Boys seem to grow at incredible rates, which may make any parent wonder: When do boys stop growing? According to the Centers for Disease Control and Prevention (CDC), on average, boys complete their growth by the time they are 16-17 years old. Some boys may continue to grow another inch or so in the later teen years.

Keep reading to learn more about growth in boys and what to expect.

Boys go through a growth spurt during puberty. But the rates of growth can vary a lot because boys go through puberty at different ages. The age of a boy when he goes through puberty doesn’t affect how tall he will eventually be, but it will affect when his growth starts and stops. Boys tend to grow about 9.5 centimeters per year during puberty, gaining a total of 31 centimeters.

Boys tend to fall into two categories during puberty:

  • early maturers, starting puberty around age 11 or 12
  • late maturers, starting puberty around age 13 or 14

Both categories usually gain the same average of inches, but the late maturerers tend to grow at a faster rate to make up for lost time. During puberty, the peak height that boys reach is 92 percent of their adult height.

Boys who have growth restrictions before they start puberty still gain the same average amount of height during puberty. They never quite gain back any deficits from before puberty.

The average height for men by age 20 is 176 centimeters, or around 5 feet 10 inches tall. The averages for boys ages 8-18 are listed in the table below.

Median height by age

The following information is from the CDC:

Age50th percentile height for boys
8128 cm
9133.5 cm
10138.5 cm
11143 cm
12149 cm
13156 cm
14164 cm
15170 cm
16173.5 cm
17175.5 cm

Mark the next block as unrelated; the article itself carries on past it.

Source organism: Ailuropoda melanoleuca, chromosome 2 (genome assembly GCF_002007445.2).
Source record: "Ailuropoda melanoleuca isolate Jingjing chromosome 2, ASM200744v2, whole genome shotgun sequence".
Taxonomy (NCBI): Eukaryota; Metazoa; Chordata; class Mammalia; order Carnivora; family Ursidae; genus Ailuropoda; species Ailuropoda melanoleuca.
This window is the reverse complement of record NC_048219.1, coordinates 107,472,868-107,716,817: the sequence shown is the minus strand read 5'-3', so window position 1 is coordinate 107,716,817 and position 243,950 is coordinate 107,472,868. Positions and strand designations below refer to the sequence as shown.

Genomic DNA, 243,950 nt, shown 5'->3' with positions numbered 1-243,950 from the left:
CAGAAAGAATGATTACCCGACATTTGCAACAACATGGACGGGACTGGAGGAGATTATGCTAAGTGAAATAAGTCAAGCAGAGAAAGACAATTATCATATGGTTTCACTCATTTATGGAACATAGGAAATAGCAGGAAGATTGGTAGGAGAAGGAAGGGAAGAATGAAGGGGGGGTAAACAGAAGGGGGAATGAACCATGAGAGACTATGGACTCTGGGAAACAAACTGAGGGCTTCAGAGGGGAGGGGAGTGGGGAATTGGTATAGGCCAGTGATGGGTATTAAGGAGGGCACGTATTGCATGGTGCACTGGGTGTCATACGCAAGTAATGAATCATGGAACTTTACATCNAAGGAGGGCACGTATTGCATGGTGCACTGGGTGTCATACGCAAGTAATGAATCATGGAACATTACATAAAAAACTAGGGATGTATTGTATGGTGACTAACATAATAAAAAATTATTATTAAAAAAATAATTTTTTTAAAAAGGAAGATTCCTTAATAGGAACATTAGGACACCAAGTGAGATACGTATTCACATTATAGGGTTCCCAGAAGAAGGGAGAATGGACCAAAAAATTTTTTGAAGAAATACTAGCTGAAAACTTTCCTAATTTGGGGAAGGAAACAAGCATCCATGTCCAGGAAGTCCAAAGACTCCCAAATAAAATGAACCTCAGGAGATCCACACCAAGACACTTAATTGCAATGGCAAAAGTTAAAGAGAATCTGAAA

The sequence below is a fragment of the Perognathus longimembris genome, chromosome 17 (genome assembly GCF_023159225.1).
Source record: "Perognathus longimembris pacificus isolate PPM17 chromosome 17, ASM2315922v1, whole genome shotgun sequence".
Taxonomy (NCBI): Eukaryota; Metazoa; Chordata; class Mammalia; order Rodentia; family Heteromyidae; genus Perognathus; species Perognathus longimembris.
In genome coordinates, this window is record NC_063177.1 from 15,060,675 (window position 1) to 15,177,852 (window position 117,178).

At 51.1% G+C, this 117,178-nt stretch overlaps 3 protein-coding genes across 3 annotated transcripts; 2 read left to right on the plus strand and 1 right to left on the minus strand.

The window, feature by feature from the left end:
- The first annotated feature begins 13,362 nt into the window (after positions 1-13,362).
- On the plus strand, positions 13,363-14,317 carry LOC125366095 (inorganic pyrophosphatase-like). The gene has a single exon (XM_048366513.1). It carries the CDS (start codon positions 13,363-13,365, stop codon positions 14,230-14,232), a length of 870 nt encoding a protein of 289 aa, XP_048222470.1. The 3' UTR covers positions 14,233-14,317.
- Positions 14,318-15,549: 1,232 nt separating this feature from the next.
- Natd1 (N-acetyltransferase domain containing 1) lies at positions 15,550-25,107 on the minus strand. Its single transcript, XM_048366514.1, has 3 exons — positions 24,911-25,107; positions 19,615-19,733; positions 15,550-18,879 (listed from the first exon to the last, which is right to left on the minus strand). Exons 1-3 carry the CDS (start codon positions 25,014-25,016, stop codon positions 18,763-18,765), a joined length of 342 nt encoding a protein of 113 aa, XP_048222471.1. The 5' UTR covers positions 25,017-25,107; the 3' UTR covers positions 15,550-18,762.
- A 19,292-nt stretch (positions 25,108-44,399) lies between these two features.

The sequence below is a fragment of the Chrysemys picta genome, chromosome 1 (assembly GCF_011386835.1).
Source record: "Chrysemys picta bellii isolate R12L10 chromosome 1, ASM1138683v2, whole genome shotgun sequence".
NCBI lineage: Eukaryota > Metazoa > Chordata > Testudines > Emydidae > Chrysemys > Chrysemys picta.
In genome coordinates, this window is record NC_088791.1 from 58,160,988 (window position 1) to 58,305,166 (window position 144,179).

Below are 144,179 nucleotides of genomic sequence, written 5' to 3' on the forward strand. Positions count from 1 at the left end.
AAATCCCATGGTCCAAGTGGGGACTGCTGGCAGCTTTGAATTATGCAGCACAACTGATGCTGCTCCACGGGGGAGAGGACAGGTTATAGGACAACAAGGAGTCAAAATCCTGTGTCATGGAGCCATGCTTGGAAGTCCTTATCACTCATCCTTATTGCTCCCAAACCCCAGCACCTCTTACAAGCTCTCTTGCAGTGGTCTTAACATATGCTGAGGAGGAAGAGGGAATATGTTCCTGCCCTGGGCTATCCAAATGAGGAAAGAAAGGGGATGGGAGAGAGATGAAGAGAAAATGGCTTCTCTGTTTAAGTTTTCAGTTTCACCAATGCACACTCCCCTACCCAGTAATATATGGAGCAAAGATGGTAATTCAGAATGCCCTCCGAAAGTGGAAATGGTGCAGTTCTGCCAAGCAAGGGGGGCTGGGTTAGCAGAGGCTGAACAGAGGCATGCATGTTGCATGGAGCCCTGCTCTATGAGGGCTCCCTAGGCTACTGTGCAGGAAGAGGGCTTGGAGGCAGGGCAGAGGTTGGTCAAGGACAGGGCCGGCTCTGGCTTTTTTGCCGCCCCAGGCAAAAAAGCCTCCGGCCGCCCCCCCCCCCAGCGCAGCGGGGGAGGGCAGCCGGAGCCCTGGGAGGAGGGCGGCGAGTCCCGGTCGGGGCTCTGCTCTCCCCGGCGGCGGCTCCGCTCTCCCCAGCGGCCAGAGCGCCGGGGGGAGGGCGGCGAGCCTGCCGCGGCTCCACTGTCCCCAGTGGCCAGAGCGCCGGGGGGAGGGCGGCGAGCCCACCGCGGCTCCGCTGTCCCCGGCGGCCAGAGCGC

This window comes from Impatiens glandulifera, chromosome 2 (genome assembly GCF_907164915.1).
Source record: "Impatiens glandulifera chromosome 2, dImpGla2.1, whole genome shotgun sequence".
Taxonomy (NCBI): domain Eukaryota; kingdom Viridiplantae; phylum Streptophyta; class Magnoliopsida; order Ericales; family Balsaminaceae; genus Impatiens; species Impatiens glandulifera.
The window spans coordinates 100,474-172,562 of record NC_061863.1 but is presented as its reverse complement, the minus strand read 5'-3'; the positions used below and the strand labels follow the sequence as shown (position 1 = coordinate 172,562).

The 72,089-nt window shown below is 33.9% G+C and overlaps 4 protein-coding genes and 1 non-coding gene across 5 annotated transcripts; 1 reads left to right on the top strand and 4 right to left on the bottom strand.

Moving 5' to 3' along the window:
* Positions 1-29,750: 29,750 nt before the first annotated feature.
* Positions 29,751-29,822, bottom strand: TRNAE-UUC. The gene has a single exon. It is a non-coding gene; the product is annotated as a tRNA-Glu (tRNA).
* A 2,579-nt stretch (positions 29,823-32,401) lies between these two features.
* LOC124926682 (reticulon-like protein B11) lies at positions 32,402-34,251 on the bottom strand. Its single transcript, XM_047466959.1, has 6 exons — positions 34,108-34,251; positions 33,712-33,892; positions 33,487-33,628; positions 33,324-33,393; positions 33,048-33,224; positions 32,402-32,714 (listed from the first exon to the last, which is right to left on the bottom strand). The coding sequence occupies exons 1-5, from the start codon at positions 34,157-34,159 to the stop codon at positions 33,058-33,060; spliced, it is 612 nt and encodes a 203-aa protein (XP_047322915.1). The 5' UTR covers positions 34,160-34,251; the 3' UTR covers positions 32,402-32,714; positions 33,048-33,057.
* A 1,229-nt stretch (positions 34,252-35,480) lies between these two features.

18176 cm

Genes from both parents play a role in determining height and growth for both boys and girls. Other factors like diet, activity level, and the nutrition of the birth mother during pregnancy also affect height.

Learn more: How tall will my child be? »

Boys and girls grow differently. Boys tend to grow at a faster rate during childhood. On average, boys also tend to be taller than girls. That’s why doctors use separate growth charts for boys and girls to measure growth over time.

Many average heights used for growth charts are based on studies conducted on Caucasians, and don’t take into account all ethnicities. The percentile your child falls into isn’t as important as consistency. If your child drops from the 40th percentile to the 20th, your doctor may recommend tests to determine an underlying cause.

Many things can cause growth delays, including:

  • medical conditions that affect the thyroid
  • growth hormones
  • insulin levels
  • sex hormones
  • Down syndrome and other genetic disorders

Boys who are overweight and obese tend to have lower growth rates. Malnutrition during childhood could also delay growth.

Learn more: Delayed growth: Causes, symptoms, and diagnosis »

Growth delays may be most noticeable during infanthood, which is why it’s important to keep on schedule with well-child visits. At each visit, your child’s doctor will track growth. That allows the pediatrician to detect a problem right away.

In general, American men tend to stop growing around the age of 17. Many factors can affect growth, and ultimately height. Nutrition, environmental factors, and even influences from the womb can affect growth.